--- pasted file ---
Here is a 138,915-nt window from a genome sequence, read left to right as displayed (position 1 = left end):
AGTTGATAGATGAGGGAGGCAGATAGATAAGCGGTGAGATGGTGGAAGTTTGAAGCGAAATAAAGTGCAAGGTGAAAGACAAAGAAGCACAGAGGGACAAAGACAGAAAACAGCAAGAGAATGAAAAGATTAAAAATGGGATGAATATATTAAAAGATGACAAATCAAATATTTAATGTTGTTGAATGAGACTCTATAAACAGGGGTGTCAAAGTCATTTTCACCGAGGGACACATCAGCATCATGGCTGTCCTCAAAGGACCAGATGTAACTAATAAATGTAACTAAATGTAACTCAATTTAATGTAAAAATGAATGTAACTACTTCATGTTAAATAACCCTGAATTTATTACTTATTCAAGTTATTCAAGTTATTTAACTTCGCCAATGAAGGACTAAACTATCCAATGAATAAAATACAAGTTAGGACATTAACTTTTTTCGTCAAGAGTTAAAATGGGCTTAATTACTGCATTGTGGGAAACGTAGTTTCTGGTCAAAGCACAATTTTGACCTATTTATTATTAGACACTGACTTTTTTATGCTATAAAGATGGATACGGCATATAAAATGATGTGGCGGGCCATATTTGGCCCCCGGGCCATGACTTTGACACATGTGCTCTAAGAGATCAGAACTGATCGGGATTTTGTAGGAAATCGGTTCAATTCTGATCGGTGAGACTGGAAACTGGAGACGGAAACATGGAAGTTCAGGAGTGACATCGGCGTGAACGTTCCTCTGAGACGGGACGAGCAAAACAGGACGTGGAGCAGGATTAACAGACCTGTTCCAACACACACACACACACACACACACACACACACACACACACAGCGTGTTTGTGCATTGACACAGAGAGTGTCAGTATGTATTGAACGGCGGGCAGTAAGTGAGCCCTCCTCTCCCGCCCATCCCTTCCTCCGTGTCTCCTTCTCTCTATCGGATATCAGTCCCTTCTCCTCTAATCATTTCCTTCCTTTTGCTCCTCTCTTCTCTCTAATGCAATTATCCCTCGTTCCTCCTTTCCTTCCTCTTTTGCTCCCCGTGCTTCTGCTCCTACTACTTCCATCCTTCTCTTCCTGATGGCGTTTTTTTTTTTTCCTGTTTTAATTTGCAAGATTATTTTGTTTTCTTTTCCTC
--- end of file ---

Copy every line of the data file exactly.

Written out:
Here is a 138,915-nt window from a genome sequence, read left to right as displayed (position 1 = left end):
AGTTGATAGATGAGGGAGGCAGATAGATAAGCGGTGAGATGGTGGAAGTTTGAAGCGAAATAAAGTGCAAGGTGAAAGACAAAGAAGCACAGAGGGACAAAGACAGAAAACAGCAAGAGAATGAAAAGATTAAAAATGGGATGAATATATTAAAAGATGACAAATCAAATATTTAATGTTGTTGAATGAGACTCTATAAACAGGGGTGTCAAAGTCATTTTCACCGAGGGACACATCAGCATCATGGCTGTCCTCAAAGGACCAGATGTAACTAATAAATGTAACTAAATGTAACTCAATTTAATGTAAAAATGAATGTAACTACTTCATGTTAAATAACCCTGAATTTATTACTTATTCAAGTTATTCAAGTTATTTAACTTCGCCAATGAAGGACTAAACTATCCAATGAATAAAATACAAGTTAGGACATTAACTTTTTTCGTCAAGAGTTAAAATGGGCTTAATTACTGCATTGTGGGAAACGTAGTTTCTGGTCAAAGCACAATTTTGACCTATTTATTATTAGACACTGACTTTTTTATGCTATAAAGATGGATACGGCATATAAAATGATGTGGCGGGCCATATTTGGCCCCCGGGCCATGACTTTGACACATGTGCTCTAAGAGATCAGAACTGATCGGGATTTTGTAGGAAATCGGTTCAATTCTGATCGGTGAGACTGGAAACTGGAGACGGAAACATGGAAGTTCAGGAGTGACATCGGCGTGAACGTTCCTCTGAGACGGGACGAGCAAAACAGGACGTGGAGCAGGATTAACAGACCTGTTCCAACACACACACACACACACACACACACACACACACACACACAGCGTGTTTGTGCATTGACACAGAGAGTGTCAGTATGTATTGAACGGCGGGCAGTAAGTGAGCCCTCCTCTCCCGCCCATCCCTTCCTCCGTGTCTCCTTCTCTCTATCGGATATCAGTCCCTTCTCCTCTAATCATTTCCTTCCTTTTGCTCCTCTCTTCTCTCTAATGCAATTATCCCTCGTTCCTCCTTTCCTTCCTCTTTTGCTCCCCGTGCTTCTGCTCCTACTACTTCCATCCTTCTCTTCCTGATGGCGTTTTTTTTTTTTCCTGTTTTAATTTGCAAGATTATTTTGTTTTCTTTTCCTC